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EDITOR'S NOTE MAY 2010 | VOL. 35 NO. 2


What We Sell

WHEN CUSTOMERS WALK INTO YOUR STORE, DO YOU THINK THEY'RE actually there to buy travel products? If you said yes, you might want to rethink your answer.

What they really want are travel solutions, gear that smoothes the bumps and travails of travel, that makes it easier to take their belongings with them and makes trips safer, more convenient, and more fun. And, coming away from The International Travel Goods Show, the takeaway for me was, Wow — we can sure solve a lot of problems!

The new generation of travel gear goes a long way toward enhancing the journey. Just look at our finalists for the 2010 Product Innovation Award:

RIMOWA's new Salsa Air, which won the first place Product Innovation Award, is a great example of luggage not only getting lighter but getting better in other ways as well. It spells the end of overweight baggage fees, weighing just 8.2 lbs. for a 32" Multiwheel Roller that moves in any direction and is super easy to maneuver down narrow aisles, with tough-as-nails 100% polycarbonate hardsides. It's more rugged, lighter and more maneuverable — what's not to like? Second place went to Traveler's Choice Travelware's Solar-Powered Computer Case, which lets you carry and protect your laptop with the go-anywhere freedom that comes with recharging your portable electronics while staying off the grid. And, third place highlights another big trend — travel transformers! ExOfficio's Storm Logic Jacket is a lightweight multi-tasker that is not only a terrific travel garment, it helps offset the airlines' reduction in creature comforts by converting to a travel pillow for neck or lumbar support.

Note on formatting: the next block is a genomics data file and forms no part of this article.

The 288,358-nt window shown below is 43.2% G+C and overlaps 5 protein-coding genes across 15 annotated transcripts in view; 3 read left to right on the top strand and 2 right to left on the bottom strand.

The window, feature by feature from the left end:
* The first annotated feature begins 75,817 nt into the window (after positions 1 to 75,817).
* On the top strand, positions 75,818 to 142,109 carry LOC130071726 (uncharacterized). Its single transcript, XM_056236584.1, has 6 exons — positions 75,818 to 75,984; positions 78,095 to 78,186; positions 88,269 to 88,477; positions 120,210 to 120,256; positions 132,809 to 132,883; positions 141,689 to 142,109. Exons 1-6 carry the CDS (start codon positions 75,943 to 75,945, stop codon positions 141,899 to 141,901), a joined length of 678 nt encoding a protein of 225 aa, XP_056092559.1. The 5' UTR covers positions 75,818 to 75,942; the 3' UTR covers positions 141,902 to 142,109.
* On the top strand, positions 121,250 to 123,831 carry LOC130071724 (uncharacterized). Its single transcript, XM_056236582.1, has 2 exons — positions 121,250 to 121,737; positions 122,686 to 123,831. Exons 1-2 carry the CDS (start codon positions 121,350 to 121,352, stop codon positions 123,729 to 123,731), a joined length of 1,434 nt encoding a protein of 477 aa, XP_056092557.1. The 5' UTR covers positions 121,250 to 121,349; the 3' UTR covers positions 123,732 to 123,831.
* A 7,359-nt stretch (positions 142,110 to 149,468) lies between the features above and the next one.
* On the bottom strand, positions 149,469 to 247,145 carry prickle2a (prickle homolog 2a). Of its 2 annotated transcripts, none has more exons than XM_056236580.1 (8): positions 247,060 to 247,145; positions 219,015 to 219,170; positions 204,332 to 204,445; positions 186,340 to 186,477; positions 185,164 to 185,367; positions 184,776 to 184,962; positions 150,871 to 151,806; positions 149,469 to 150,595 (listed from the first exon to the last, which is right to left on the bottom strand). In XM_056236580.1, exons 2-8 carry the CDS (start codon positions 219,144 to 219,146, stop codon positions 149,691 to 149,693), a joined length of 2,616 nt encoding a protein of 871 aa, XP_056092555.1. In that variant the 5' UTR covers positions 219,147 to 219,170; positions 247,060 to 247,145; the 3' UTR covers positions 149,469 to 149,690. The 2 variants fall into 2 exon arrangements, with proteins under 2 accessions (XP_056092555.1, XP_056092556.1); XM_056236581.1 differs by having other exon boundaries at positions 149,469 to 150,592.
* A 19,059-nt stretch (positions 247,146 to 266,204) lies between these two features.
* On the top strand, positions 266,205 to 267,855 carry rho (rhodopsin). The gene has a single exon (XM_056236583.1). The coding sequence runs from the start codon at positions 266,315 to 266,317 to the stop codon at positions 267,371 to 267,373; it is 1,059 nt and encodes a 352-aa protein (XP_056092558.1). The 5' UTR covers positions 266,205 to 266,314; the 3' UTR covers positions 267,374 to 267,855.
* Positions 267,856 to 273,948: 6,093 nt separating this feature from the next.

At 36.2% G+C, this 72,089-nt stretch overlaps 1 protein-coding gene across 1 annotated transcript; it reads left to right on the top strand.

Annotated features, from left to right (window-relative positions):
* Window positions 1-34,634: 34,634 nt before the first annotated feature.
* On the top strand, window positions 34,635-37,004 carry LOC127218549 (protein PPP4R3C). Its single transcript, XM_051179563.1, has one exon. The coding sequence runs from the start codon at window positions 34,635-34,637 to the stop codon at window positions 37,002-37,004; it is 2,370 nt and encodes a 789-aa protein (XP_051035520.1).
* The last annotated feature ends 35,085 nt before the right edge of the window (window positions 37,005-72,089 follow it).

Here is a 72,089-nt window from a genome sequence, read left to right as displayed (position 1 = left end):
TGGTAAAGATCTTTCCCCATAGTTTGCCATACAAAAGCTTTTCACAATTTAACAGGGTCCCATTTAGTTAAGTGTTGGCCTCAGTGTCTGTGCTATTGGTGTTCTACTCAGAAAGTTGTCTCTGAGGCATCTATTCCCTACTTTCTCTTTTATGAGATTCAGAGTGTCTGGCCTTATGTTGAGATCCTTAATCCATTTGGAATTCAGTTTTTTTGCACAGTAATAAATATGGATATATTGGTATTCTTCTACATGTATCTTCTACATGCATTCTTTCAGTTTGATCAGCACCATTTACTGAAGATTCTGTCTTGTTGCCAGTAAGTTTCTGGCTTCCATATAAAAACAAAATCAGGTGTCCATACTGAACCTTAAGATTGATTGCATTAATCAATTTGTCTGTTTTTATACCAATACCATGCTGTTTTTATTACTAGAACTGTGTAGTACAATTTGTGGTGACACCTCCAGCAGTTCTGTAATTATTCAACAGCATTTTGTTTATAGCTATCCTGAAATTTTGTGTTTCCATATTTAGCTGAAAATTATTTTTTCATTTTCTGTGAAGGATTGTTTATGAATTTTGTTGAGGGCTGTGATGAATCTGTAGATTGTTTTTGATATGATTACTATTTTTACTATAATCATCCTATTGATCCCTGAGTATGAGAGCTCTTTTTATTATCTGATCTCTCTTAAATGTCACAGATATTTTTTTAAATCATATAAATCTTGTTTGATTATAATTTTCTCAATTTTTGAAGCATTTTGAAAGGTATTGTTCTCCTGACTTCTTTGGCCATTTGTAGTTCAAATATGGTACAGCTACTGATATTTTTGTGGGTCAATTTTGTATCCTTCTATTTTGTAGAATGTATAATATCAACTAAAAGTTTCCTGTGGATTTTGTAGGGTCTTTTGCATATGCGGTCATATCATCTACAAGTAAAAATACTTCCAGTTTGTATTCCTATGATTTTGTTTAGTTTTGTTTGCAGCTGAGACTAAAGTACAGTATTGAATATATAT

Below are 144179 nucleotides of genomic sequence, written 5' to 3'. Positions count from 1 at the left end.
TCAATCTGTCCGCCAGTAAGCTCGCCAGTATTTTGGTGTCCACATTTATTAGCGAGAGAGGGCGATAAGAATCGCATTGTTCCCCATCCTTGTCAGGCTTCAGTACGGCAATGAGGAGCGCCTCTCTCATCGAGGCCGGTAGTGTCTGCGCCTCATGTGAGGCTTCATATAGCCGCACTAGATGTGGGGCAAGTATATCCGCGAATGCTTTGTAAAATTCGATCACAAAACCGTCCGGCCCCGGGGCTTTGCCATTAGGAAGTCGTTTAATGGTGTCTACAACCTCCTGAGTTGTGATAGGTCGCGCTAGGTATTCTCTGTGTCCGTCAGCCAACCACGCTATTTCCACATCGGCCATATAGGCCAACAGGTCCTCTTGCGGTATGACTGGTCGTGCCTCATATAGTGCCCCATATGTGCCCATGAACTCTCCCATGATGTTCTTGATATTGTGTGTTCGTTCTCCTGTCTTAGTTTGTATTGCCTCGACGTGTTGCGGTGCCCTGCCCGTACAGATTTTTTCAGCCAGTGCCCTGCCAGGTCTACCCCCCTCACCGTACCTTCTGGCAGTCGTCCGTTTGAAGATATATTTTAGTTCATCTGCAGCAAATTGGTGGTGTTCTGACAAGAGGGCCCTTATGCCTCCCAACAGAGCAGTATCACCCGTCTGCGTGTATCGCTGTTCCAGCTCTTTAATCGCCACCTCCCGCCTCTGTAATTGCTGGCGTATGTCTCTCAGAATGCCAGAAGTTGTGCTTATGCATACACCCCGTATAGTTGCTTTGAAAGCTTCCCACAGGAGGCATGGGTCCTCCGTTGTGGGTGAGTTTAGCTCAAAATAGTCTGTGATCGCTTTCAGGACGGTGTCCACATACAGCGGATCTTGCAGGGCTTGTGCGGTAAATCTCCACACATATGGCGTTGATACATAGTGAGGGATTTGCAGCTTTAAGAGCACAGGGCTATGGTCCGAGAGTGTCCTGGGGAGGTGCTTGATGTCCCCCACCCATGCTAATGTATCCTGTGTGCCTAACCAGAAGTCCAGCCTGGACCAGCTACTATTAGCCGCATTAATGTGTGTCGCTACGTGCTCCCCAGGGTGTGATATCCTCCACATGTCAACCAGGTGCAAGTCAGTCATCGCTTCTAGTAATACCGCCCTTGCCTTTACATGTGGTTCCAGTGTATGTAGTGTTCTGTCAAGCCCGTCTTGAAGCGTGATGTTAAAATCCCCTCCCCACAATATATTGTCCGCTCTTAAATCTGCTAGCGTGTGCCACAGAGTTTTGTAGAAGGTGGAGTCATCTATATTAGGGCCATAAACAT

Any of these items will definitely enhance your customer's travel experience while reducing their luggage load. And that's a win-win proposition, whether you're headed across town or across the globe.

Travel goods aren't just confined to business trips and vacation travel anymore — they're embedded in our daily fabric, helping bridge the distance between home and work, campus and supermarket. This year's Show saw more than 40,000 items on display and most of them were accessories. When you think about it, the average person probably leaves home with at least a dozen of those items: totes, laptop carriers, handbags, cell phone cases, wallets, pens, backpacks and umbrellas. Even if I don't count what's in my purse, I probably have a half dozen travel accessories in my car alone!

The point is, travel goods are everyday goods. And every day is a journey. Which makes every day an opportunity to make an impression on your customers, and that's a wonderful problem to have.



Editor-in-chief




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